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Copyright 2018 The State Journal- Register
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The State Journal- Register (Springfield, IL)


An Illinois Senate committee held a hearing in Chicago Tuesday to explore the possibility of legalizing sports wagering in the state.

The inquiry comes as observers await a U.S. Supreme Court ruling that is expected to upend the sports wagering industry across the country. Currently, a federal ban prevents sports betting in states besides Nevada plus a handful of states with sports lotteries. Because of this, an industry estimated by some to be worth in the billions of dollars has largely been relegated to the black market.

But if the court rules in favor of the plaintiffs in Murphy v. NCAA, the federal ban may be lifted and the door opened for other states to legalize sports betting.

"So far, I think almost 20 states have either considered bills or have passed bills that would legalize sports betting; and I think at this point, Illinois certainly needs to join that conversation," said state Sen. Steve Stadelman, D-Rockford.

Offering testimony were industry experts, state gaming interests, representatives from the major sports leagues and gambling opponents in what was a broad discussion on how a regulated industry would be structured, the amount of revenue that it could be expected to generate and problems to anticipate.

A regulated sports betting market housed at state casinos and racetracks could be worth more than $300 million annually, according to Chris Grove, managing director of industry research firm Eilers & Krejcik Gaming. If mobile devices and online gaming are included, that number jumps to just under $700 million.

But Grove warned the state would only reap the full benefits of legalized sports betting if the market is set up correctly, meaning it has be a viable alternative to the black market. Since black market operators pay little to no taxes and have no regulatory costs, overtaxing the legal market could backfire, he said.

"Eliminating the black market isn't realistic," Grove said. "But dramatically reducing the size and reach of the black market is possible and is in fact necessary for sports betting regulation to achieve the maximum benefits for the state, the industry, and most importantly, the consumers."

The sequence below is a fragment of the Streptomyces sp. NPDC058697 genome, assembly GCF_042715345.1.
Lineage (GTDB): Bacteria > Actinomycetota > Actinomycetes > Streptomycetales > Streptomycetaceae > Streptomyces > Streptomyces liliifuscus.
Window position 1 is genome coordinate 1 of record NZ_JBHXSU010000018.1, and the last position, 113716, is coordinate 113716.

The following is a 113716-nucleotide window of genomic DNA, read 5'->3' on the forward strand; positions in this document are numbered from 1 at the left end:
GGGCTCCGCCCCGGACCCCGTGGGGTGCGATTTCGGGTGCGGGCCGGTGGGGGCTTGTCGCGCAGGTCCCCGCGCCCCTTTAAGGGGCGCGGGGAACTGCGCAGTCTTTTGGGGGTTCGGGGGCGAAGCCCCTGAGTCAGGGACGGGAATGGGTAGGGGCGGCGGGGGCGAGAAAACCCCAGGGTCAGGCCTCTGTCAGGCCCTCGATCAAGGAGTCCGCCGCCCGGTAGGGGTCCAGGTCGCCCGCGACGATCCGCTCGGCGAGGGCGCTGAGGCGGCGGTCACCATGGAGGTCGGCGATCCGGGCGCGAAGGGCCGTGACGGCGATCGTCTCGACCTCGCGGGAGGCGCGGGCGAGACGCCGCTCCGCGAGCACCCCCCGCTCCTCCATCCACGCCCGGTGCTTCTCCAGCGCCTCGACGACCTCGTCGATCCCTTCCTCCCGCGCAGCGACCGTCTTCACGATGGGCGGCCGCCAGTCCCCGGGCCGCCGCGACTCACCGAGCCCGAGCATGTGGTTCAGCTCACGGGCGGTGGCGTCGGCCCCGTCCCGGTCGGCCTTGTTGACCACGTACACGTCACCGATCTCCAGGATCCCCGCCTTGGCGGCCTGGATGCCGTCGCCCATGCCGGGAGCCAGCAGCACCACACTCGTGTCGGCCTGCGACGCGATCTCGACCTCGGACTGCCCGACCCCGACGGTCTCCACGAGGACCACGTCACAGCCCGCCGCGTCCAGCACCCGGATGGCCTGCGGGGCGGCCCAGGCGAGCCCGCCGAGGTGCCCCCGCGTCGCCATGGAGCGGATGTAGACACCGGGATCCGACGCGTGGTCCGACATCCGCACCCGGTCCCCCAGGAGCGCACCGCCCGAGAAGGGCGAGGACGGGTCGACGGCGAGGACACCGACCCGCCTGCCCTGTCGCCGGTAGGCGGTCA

This may be a challenge, however, as major sports leagues - while for the most part dropping their long-standing opposition to the concept of legal sports wagering - are insisting on a 1 percent "integrity fee" on each handle. This, they argue, is a small price to pay given how "you could not have a sports betting industry without the underlying competitions," said NBA senior vice president and general counsel Dan Spillane.

"We think that if a company is taking bets on our games and using our games and our interests and our players as the whole backbone for their business, then it makes sense for us to be compensated for that, too," Spillane said.

The leagues also requested that any bill allow them to monitor betting lines and investigate "abnormal" activities. Plus, they requested limitations be placed on lower level leagues, where the pay is lower and risk of corruption higher.

But Grove and other industry professionals said that would only serve to hurt legal operators.

"It's hard for me at least to appreciate how legal sports books can be truly competitive with black market sports books under those conditions," Grove said.

Matt Stetz, the chief operating officer of Rush Street Interactive, which operates Rivers Casino in Des Plaines, said operators have an incentive to monitor activity themselves, telling the leagues they are on the same side.

"The more regulated sports betting, the more transparent information flow is," Stetz said. "And I want to point out as an operator, we are 100 percent in line in protecting the integrity of the game."

Stetz suggested creating an organization like ESSA, which is a sports betting integrity organization that includes the majority of the major European licensed on and offline private betting operators. He said the operators should be "the first line of defense."

Another issue lawmakers would have to juggle is the state's competing gaming interests, which would all insist on getting a cut of the gaming revenue sports betting could deliver.

After all, sports wagering is among the last untapped sources of gaming revenue. And with some experts saying Illinois has reached a saturation point with the advent of video gaming, it could provide revenue to corners of the industry that desperately need it.

Tony Petrillo, the general manager of Arlington Park, said the state's racing industry has suffered from the inability to compete with tracks in surrounding states and gaming facilities in state. He said sports betting should be added to Senate Bill 7, a massive gaming expansion bill that would create six new riverboat casinos and allow slots and table games to be played at race tracks.

"We feel that in creating a balance with SB 7, adding to our ability to conduct table game-type wagering in our facilities along with sports betting, would be an amenity that we would enjoy and be able to create a balance within this state to the competition that currently exists and the competition that exists in our neighboring states," Petrillo said.

Testifying in opposition to legalizing sports betting outright were University of Illinois professor John Kindt, who cited the economic and budgetary costs, and Anita Bedell of Illinois Church Action on Alcohol and Addiction Problems.

The Supreme Court is expected to issue its ruling in the next few months.

Contact Brenden Moore: 782-3095,,

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April 4, 2018


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